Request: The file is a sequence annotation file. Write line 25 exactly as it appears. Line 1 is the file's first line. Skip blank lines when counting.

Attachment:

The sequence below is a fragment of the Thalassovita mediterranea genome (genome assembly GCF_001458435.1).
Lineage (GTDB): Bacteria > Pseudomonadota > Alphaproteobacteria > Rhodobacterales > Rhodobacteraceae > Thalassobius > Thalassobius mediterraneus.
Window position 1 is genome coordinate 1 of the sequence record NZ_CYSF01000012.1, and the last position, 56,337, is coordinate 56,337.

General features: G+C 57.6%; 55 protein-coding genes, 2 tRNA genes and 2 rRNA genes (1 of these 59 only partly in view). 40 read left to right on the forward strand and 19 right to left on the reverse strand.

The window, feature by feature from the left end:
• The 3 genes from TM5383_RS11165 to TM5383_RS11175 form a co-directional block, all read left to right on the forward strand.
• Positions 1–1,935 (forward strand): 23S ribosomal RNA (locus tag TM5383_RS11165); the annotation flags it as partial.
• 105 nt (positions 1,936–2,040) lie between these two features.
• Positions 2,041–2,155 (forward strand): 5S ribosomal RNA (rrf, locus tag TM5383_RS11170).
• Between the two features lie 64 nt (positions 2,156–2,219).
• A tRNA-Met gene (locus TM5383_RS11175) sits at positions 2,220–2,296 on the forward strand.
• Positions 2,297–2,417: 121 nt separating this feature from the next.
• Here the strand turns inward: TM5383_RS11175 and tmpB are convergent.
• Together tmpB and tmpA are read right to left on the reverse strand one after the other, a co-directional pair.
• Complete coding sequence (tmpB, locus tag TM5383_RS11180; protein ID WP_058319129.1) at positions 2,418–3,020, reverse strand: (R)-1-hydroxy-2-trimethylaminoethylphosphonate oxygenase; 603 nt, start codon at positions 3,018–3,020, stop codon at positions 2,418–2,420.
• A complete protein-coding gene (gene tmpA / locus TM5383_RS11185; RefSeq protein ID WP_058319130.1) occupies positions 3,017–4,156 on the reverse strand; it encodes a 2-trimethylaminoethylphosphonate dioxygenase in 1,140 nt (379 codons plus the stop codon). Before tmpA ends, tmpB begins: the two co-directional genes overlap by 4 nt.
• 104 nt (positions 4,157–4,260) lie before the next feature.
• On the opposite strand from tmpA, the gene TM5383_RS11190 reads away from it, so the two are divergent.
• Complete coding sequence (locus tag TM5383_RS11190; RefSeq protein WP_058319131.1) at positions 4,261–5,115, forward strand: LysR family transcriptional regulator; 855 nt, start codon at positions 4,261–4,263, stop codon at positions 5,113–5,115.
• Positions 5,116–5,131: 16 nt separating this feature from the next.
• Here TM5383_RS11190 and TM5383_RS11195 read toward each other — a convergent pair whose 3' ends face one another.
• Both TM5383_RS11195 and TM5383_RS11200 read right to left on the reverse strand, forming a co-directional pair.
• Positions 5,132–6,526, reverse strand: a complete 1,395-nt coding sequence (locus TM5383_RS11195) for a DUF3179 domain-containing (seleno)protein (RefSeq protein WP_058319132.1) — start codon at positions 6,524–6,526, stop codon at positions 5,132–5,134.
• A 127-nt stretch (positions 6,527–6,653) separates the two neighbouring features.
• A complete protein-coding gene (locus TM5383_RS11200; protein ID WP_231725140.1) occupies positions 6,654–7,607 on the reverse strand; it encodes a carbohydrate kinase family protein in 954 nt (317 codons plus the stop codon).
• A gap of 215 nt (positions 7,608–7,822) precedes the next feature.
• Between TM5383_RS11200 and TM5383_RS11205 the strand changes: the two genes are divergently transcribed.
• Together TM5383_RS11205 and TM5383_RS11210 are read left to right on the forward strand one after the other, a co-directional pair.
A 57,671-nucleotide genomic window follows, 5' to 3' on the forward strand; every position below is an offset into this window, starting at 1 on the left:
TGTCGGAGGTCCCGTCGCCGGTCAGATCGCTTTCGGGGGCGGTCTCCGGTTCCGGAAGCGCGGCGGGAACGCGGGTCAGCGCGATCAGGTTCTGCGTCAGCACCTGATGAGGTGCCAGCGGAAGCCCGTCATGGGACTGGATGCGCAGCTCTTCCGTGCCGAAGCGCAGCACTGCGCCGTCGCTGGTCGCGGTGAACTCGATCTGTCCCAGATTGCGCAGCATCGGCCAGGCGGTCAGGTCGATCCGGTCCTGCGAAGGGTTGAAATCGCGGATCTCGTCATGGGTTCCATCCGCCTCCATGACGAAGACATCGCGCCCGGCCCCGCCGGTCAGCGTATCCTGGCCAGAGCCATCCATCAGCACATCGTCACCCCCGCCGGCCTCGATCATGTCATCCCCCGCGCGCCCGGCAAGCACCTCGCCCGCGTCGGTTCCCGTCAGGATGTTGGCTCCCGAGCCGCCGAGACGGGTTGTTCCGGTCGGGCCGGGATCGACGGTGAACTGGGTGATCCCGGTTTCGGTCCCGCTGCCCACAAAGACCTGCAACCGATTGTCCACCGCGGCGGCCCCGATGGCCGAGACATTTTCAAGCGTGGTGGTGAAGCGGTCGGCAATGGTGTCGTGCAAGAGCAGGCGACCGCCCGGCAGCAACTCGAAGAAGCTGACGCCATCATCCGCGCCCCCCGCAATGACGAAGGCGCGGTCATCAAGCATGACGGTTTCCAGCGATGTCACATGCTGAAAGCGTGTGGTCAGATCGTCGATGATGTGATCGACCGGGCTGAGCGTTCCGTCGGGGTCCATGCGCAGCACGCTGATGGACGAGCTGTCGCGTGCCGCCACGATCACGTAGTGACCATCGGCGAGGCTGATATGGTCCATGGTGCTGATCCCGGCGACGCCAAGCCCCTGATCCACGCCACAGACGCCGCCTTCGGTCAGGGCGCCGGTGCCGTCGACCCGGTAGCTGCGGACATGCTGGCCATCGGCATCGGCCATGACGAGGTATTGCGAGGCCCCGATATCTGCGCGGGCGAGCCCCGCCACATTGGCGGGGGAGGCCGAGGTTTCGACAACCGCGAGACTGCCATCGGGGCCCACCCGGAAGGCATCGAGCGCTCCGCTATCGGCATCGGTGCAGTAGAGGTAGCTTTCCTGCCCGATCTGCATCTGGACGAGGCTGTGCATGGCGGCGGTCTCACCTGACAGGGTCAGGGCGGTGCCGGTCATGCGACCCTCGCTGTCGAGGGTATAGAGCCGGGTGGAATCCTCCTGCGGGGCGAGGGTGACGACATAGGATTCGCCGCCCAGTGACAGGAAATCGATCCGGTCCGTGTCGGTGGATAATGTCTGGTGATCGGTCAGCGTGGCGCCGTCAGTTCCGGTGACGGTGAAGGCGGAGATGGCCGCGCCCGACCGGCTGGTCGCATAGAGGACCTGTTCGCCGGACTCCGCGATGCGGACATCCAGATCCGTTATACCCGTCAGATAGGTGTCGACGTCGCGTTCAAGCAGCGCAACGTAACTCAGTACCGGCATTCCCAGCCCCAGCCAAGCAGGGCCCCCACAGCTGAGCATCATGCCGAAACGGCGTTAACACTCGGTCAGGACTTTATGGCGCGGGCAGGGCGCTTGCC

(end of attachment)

• A complete protein-coding gene (locus TM5383_RS11200; protein ID WP_231725140.1) occupies positions 6,654–7,607 on the reverse strand; it encodes a carbohydrate kinase family protein in 954 nt (317 codons plus the stop codon).